Pain Management

Acupuncture: Achieving Balance is the Key

Sometimes, your body may require some fine tuning. That’s the concept behind acupuncture, the traditional Chinese practice whose scientific acceptance has grown in the U.S. during the past several years.

People think needles when they first hear the word “acupuncture.” But it’s more than just needles – it’s whole-body healing.

Balancing the Body’s Energy

Acupuncture’s premise focuses on balancing the movement of energy or life force — known as chi (pronounced chee) — that flows through meridians in the body. Think of meridians as highways that allow this energy to flow. By inserting needles into specific points along the meridians, acupuncturists attempt to re-balance the flow of energy.

The acupuncture points (there are more than 400 on the body) stimulate nerves, connective tissue and muscles. This stimulation can increase blood flow and boost the production of the body’s natural painkillers (endorphins).

Acupuncture Addresses Many Issues

The practice is most commonly used to treat neck and back pain, however, in recent years, acupuncture has been successful in alleviating digestive disorders and even addiction. It also can help relieve discomfort associated with dental pain, chemotherapy-induced nausea and vomiting, fibromyalgia, migraine and tension headaches, menstrual cramps, osteoarthritis, and labor pain.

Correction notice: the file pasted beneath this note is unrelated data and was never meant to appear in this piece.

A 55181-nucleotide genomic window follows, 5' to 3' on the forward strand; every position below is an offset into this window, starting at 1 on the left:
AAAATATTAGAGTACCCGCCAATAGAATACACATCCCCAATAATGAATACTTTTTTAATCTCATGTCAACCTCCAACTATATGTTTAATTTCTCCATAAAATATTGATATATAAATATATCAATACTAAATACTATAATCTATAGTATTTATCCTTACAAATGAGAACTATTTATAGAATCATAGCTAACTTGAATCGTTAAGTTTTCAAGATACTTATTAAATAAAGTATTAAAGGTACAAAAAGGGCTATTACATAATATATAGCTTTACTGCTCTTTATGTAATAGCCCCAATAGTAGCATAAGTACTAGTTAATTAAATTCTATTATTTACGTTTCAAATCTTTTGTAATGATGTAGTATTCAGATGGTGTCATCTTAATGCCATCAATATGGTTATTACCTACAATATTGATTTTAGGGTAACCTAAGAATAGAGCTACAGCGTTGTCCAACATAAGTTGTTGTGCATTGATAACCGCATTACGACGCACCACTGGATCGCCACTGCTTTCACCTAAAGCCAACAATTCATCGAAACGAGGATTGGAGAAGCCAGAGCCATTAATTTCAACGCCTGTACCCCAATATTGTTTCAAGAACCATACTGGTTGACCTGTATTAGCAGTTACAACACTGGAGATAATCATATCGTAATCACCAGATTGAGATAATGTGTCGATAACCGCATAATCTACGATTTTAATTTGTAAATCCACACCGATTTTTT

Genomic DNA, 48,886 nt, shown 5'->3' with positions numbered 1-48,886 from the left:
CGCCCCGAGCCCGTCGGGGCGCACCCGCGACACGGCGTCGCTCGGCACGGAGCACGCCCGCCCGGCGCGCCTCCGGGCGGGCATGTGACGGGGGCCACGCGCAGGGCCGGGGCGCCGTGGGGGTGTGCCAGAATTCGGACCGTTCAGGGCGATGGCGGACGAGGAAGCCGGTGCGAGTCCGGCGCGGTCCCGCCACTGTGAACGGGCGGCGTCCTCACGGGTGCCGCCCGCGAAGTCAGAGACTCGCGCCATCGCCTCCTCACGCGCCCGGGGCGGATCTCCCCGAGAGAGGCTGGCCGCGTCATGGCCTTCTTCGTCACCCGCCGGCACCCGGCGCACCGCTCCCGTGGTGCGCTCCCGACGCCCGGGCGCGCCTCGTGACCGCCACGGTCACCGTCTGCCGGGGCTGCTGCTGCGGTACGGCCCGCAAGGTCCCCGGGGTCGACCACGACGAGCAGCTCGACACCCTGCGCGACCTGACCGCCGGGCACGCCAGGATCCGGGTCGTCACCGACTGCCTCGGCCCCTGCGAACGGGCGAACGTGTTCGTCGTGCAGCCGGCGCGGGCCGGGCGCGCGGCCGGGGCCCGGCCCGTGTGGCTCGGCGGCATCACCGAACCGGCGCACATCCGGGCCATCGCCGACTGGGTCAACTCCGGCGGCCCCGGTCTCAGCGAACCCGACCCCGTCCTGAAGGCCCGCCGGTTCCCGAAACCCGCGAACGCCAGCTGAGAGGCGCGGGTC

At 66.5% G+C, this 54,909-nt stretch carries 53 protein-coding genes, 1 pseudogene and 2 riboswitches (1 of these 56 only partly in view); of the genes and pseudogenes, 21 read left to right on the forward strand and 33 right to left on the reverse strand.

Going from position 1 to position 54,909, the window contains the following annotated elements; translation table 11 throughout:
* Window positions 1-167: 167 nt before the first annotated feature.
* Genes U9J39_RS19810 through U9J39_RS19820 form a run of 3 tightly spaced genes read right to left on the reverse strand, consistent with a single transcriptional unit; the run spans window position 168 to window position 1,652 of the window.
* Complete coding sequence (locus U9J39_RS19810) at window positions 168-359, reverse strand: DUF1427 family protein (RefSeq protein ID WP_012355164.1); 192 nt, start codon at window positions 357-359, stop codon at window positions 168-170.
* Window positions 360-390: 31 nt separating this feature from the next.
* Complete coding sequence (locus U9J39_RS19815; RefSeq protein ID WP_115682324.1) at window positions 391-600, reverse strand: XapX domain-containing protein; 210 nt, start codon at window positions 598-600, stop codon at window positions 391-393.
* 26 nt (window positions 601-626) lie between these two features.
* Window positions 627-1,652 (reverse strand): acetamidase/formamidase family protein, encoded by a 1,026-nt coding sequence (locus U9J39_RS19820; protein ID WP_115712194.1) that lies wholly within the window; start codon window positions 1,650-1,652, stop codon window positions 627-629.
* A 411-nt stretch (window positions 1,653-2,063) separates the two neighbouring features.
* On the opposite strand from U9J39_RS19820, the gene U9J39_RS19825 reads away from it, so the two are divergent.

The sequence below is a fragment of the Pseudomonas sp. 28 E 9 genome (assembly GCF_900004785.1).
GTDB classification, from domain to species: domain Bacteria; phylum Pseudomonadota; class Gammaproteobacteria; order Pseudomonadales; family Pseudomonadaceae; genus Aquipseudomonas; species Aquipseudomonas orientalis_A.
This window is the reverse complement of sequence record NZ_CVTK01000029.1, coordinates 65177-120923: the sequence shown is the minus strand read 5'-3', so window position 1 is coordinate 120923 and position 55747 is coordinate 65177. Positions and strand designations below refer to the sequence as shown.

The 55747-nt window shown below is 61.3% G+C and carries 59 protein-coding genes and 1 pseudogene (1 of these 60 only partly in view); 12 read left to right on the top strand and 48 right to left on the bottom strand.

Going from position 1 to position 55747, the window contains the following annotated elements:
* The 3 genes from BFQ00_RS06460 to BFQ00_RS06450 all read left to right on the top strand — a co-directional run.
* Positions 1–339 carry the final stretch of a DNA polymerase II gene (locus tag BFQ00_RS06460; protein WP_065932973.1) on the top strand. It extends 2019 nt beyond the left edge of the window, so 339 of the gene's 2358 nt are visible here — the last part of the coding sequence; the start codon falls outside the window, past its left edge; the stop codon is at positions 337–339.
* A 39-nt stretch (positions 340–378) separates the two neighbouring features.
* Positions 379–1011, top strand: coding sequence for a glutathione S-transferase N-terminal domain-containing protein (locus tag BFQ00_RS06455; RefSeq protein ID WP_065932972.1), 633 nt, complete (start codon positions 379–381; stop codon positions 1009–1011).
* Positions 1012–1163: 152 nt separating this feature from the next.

Acupuncture encourages the body to the make the changes it needs to balance the immune system or fight disease. Many try this procedure when they’re having discomfort and when conventional treatment methods have been unsuccessful.

There are few side effects with acupuncture. If they do manifest, they’re typically mild. These may include fatigue, tenderness at insertion points, bruising and muscle twitch.

Nearly Painless!

Despite what many people believe, acupuncture needles don’t hurt. They’re as fine as human hair. At most, a patient might feel a slight pinch.

Acupuncture is not a one-shot deal Typical treatment is recommended once a week for six to eight weeks. If the treatment works, then patients can gradually reduce the number of visits.

However, acupuncture is not for everybody. If the treatments are not successful after six to eight weeks, acupuncture may not be the technique the patient needs to heal at the time.


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